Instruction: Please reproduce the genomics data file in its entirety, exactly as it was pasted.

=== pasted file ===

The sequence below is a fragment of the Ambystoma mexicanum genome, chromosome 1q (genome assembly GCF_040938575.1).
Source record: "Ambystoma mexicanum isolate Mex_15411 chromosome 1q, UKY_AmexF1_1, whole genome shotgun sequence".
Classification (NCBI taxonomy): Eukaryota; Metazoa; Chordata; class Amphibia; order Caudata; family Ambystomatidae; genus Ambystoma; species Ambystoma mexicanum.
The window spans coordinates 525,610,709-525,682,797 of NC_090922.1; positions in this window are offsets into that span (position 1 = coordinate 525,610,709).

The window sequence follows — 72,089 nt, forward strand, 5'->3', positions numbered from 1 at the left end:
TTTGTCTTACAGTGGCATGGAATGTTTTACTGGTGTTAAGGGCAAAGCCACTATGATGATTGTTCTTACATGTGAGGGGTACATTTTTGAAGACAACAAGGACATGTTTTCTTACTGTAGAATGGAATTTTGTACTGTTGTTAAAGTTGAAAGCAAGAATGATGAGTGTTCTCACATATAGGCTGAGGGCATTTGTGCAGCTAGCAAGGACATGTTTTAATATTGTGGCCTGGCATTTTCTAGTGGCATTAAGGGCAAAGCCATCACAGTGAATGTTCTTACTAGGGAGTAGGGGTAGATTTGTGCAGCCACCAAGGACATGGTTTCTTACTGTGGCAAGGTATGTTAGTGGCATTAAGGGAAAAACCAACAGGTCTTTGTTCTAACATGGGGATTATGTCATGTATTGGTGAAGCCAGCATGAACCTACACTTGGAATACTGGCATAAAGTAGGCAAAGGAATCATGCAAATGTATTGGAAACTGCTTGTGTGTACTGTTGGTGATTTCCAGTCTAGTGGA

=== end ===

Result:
The sequence below is a fragment of the Ambystoma mexicanum genome, chromosome 1q (genome assembly GCF_040938575.1).
Source record: "Ambystoma mexicanum isolate Mex_15411 chromosome 1q, UKY_AmexF1_1, whole genome shotgun sequence".
Classification (NCBI taxonomy): Eukaryota; Metazoa; Chordata; class Amphibia; order Caudata; family Ambystomatidae; genus Ambystoma; species Ambystoma mexicanum.
The window spans coordinates 525,610,709-525,682,797 of NC_090922.1; positions in this window are offsets into that span (position 1 = coordinate 525,610,709).

The window sequence follows — 72,089 nt, forward strand, 5'->3', positions numbered from 1 at the left end:
TTTGTCTTACAGTGGCATGGAATGTTTTACTGGTGTTAAGGGCAAAGCCACTATGATGATTGTTCTTACATGTGAGGGGTACATTTTTGAAGACAACAAGGACATGTTTTCTTACTGTAGAATGGAATTTTGTACTGTTGTTAAAGTTGAAAGCAAGAATGATGAGTGTTCTCACATATAGGCTGAGGGCATTTGTGCAGCTAGCAAGGACATGTTTTAATATTGTGGCCTGGCATTTTCTAGTGGCATTAAGGGCAAAGCCATCACAGTGAATGTTCTTACTAGGGAGTAGGGGTAGATTTGTGCAGCCACCAAGGACATGGTTTCTTACTGTGGCAAGGTATGTTAGTGGCATTAAGGGAAAAACCAACAGGTCTTTGTTCTAACATGGGGATTATGTCATGTATTGGTGAAGCCAGCATGAACCTACACTTGGAATACTGGCATAAAGTAGGCAAAGGAATCATGCAAATGTATTGGAAACTGCTTGTGTGTACTGTTGGTGATTTCCAGTCTAGTGGA